One unique feature found in enKoo is a host program called Beam that runs on your Windows desktop and allows you to control your PC remotely via a Web browser. Installation of the Beam host component is done from enKoo-3000's Web portal, and you must have local administrative privileges on your PC to install it. Also, all Beam hosts must be on the same local subnet as the enKoo appliance. I tested this by installing Beam on a PC located at my home office. When I tried to access it from my test lab over an IPSec VPN (different subnets), I discovered that it was not listed as an available resource. On other PCs local to the appliance, Beam worked well without any real problems.
I had no trouble accessing file shares on any of my Windows servers and desktops even across domains -- support for Unix shares is also built-in. As with other enKoo services, a Java applet is pushed to your browser on access. If you use Internet Explorer to authenticate to the appliance, the enKoo will try to reuse your credentials when accessing other Windows resources. I found this to be hit-and-miss; I had to re-enter my user name and password on more than one occasion to reach a file share.
On the plus side, I limited file access at the resource level, all the way down to a single file. Here the enKoo-3000 allows for users to be placed in groups and rights to be assigned to the group as a whole. Unfortunately, this feature is available only for file level resources and not for any other service.
Another complaint I have is that the Java applet that provides access to Terminal Services and Secure Application Connector rewrites the Windows' Hosts file to include local loopback addresses for enKoo-protected resources. The Java applet listens for requests made to the resources on the local loopback address and redirects the traffic to the enKoo appliance. The upside is that the Hosts edits are automatically maintained by the Java applet and the entries are destroyed when the applet closes. The Hosts file modifications did not trigger any alerts or warnings from my PC's anti-spyware software.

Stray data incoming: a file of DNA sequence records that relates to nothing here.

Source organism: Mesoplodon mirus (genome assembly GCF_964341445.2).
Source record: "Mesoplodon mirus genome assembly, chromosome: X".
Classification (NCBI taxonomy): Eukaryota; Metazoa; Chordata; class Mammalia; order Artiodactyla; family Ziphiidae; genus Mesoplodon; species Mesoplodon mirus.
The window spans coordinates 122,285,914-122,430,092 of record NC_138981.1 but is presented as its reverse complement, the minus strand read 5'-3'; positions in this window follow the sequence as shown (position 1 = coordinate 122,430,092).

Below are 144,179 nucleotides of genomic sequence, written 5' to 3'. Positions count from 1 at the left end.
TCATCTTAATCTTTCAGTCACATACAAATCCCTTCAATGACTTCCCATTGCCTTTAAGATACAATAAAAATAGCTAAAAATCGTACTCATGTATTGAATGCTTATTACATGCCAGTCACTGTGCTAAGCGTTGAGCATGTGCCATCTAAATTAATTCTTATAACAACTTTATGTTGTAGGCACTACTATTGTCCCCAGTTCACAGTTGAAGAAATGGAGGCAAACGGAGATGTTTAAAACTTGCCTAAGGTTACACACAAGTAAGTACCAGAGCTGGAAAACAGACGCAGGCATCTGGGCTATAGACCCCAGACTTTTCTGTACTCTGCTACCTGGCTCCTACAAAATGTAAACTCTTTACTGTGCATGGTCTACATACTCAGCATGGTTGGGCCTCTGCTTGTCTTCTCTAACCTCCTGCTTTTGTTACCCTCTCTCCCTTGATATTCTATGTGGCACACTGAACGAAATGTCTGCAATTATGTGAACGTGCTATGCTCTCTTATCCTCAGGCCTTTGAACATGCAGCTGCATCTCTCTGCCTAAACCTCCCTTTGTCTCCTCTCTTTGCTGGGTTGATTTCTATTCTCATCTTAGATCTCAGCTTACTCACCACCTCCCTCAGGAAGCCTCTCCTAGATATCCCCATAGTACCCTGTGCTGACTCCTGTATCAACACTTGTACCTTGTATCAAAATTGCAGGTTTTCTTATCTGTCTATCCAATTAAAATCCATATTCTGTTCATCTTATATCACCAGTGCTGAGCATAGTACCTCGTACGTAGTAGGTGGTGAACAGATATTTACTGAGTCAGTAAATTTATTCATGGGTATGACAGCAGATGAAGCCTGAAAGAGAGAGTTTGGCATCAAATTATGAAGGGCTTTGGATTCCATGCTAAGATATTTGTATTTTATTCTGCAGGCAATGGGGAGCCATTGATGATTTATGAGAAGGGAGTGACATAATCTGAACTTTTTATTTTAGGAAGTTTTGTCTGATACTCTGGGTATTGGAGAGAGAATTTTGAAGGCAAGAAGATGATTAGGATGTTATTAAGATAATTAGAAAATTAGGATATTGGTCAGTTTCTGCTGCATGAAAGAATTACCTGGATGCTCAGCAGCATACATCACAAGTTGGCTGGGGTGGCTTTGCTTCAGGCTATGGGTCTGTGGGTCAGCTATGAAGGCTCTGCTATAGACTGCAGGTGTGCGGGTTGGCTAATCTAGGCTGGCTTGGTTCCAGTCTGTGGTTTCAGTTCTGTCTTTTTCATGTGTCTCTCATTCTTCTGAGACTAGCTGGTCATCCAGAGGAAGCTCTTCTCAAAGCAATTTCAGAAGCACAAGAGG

The enKoo appliance does not check the integrity of client systems -- such as whether anti-virus software is running and is updated with the latest signatures -- before allowing users to connect. If you need end-point security scanning, you will have to look elsewhere. Also, you cannot specify the strength of SSL encryption; the enKoo is hard-set to support only 128-bit ciphers.
Logging and reporting is available in the system, with various filtering capabilities to help narrow down what you seek. Syslog support is not in this release, nor is SNMP support.
The enKoo-3000 does not offer all of the features that a very large company would need, but it hits the mark for smaller shops, providing secure yet easy-to-administer remote access. When LDAP and Active Directory support are added and the wrinkles in the Web Apps connector get ironed out, the enKoo-3000 will begin to encroach on the territory now owned by the Aventails and the Junipers of the world.
For more product information go to the enKoo site at www.enkoo.com/. Australian IT managers can purchase the product through security distributor Lan1. More sales information can be found at www.lan1.com.au